Qatar will raise LNG production by 30% to 100mtpa within five to seven years, after lifting a moratorium on gas development earlier this year.
The move would see Qatar retain its position as the world’s largest LNG exporter, seeing off Australia which was on course to surpass Qatari production.
The news comes at a time where this is intense diplomatic pressure on Qatar from neighbouring countries, and comes one day after Iran took steps to progress development of the neighbouring South Pars gas field.
Qatar Petroleum said on Tuesday that after conducting technical studies at the southern part of the North Field, it will double the size of the project to 4 billion cubic feet/day, increasing gas production from the field by 20%, or about 1 million barrels of oil equivalent.
“After further assessment, we have decided that the best way to develop this huge project is by dedicating it to the production and export of LNG, thereby increasing the production capacity of the State of Qatar from 77mtpa to 100mtpa, which means a 30% production increase,” said Saad Sherida Al-Kaabi, the President & CEO of Qatar Petroleum.
The increase is also more than Qatar previously indicated when it first talked about debottlenecking production from the North Field.
On Monday, France’s major Total signed a final deal for the development of the South Pars gas field in Iran, which the country shares with Qatar. Qatar calls the field the North Field.
The development of an LNG export plant in Iran is seen as potential competition for Qatar but the timeline for Iranian LNG would lag the latest plans from Qatar.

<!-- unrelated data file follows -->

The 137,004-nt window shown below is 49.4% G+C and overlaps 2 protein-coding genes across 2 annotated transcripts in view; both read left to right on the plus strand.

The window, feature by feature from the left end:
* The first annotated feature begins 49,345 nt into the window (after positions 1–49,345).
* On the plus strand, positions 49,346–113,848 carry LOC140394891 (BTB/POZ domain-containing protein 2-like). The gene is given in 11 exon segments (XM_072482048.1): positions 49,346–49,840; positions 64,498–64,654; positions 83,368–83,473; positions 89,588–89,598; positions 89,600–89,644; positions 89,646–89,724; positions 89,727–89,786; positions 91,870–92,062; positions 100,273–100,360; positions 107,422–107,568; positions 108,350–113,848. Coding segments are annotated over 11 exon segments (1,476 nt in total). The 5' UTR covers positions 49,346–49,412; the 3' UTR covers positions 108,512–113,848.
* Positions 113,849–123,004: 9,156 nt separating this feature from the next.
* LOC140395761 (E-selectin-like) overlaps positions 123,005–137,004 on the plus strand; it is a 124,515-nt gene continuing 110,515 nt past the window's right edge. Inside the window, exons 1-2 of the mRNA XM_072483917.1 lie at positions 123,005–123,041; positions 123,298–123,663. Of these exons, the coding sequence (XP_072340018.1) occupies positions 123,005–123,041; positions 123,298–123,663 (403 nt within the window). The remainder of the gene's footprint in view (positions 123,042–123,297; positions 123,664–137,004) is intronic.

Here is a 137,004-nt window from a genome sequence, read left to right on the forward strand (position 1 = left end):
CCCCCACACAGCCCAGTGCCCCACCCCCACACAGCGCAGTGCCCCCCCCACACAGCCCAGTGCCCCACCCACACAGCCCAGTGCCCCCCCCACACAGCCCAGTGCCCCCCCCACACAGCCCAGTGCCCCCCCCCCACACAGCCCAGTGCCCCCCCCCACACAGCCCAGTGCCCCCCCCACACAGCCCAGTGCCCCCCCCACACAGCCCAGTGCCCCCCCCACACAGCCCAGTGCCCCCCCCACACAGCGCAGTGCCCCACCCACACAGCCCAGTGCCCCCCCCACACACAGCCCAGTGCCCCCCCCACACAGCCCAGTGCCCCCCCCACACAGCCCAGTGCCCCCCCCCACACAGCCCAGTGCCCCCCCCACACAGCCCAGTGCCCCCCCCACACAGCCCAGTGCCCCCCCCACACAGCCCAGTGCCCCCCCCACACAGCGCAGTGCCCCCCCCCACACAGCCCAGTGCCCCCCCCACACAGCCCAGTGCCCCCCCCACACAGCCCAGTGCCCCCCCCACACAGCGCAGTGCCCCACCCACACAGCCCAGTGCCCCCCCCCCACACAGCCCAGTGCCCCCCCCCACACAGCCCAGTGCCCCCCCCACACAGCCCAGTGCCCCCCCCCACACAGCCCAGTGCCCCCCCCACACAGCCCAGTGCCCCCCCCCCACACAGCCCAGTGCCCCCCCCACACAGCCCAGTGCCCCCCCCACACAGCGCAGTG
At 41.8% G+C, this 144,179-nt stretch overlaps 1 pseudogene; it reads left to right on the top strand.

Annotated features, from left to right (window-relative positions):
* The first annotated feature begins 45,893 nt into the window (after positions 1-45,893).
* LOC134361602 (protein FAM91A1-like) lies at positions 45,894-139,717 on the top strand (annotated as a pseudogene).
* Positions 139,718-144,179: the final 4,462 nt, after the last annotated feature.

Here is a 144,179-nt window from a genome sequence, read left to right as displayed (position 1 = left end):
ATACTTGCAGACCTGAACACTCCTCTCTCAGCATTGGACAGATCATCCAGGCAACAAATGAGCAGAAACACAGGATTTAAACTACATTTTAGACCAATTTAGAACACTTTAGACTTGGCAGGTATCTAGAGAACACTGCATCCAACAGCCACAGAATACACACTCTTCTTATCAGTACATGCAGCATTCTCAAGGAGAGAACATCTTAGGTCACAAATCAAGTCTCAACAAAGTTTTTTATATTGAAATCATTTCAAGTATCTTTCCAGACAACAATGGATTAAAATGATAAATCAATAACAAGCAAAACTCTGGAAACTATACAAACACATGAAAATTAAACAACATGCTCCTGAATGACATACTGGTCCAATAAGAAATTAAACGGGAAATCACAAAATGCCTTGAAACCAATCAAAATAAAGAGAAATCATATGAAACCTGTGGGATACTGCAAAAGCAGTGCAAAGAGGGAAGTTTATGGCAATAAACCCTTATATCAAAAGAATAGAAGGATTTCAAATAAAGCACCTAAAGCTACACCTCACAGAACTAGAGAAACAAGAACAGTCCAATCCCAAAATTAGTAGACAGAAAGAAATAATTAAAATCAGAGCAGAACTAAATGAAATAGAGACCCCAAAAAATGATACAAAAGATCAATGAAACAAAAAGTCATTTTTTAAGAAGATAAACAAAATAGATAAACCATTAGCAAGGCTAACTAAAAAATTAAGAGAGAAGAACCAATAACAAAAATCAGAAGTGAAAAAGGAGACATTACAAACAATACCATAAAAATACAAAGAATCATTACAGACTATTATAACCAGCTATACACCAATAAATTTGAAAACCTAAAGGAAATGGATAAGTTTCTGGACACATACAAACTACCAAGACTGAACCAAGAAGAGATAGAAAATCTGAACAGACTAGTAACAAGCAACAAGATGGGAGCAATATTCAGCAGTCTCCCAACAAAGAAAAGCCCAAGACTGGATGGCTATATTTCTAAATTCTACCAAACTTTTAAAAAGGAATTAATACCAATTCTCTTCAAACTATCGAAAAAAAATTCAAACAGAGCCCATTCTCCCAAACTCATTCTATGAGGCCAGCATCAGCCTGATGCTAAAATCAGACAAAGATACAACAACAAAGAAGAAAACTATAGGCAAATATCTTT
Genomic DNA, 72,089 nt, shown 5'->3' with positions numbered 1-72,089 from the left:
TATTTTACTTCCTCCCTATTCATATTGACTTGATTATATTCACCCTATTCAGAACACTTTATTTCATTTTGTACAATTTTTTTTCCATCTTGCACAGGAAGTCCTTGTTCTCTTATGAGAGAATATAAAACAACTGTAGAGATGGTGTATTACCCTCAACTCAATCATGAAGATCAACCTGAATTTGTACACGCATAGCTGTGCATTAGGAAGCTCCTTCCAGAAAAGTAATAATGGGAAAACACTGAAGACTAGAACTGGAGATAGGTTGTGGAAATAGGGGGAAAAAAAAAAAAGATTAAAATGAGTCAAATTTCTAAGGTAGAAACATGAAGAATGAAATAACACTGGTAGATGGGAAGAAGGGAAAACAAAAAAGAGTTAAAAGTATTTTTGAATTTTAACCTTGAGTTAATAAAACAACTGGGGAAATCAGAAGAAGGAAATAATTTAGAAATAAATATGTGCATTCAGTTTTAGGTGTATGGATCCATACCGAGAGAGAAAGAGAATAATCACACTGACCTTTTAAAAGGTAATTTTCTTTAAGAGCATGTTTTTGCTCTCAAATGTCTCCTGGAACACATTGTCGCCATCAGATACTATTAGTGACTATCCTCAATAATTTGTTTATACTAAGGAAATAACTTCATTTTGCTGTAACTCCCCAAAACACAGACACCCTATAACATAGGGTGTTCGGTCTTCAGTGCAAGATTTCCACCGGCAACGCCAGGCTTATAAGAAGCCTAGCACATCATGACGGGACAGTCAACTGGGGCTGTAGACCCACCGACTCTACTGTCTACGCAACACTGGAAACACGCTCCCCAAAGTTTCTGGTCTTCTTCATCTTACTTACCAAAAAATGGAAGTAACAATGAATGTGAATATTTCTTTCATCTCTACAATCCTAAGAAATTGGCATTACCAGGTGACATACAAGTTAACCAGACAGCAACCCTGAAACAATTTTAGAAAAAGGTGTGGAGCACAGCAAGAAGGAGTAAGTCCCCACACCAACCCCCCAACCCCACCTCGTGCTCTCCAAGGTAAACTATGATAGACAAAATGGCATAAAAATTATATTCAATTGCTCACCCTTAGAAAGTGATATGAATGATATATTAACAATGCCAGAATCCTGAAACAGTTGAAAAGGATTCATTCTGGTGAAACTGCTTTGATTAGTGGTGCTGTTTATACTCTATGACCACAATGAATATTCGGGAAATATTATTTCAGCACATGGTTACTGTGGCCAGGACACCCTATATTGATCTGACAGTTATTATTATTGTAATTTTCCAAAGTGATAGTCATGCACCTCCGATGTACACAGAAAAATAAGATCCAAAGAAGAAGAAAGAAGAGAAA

The expansion will also offer stern competition to new greenfield LNG producers, such as those in Mozambique, the US and Canada who will not be able to match Qatar’s low-cost supply position.
In early 2005, the Qatari government imposed a moratorium on the development of the North Field. The moratorium was lifted in April, a week after Iran claimed it would overtake Qatar as the world’s biggest LNG producer.
In late May, Qatar Petroleum signed an agreement with Japanese engineering, procurement and construction contractor Chiyoda Corporation to study the feasibility of de-bottlenecking LNG production at its mega-train complexes in Ras Laffan.
Qatar has been in the international spotlight in the last month, after a number of Middle Eastern countries, including the UAE, Saudi Arabia, Bahrain and Egypt broke diplomatic and economic ties.
“The planned production increase will also contribute to monetising Qatar’s resources and to stimulating the domestic economy,” Al-Kaabi said. email@example.com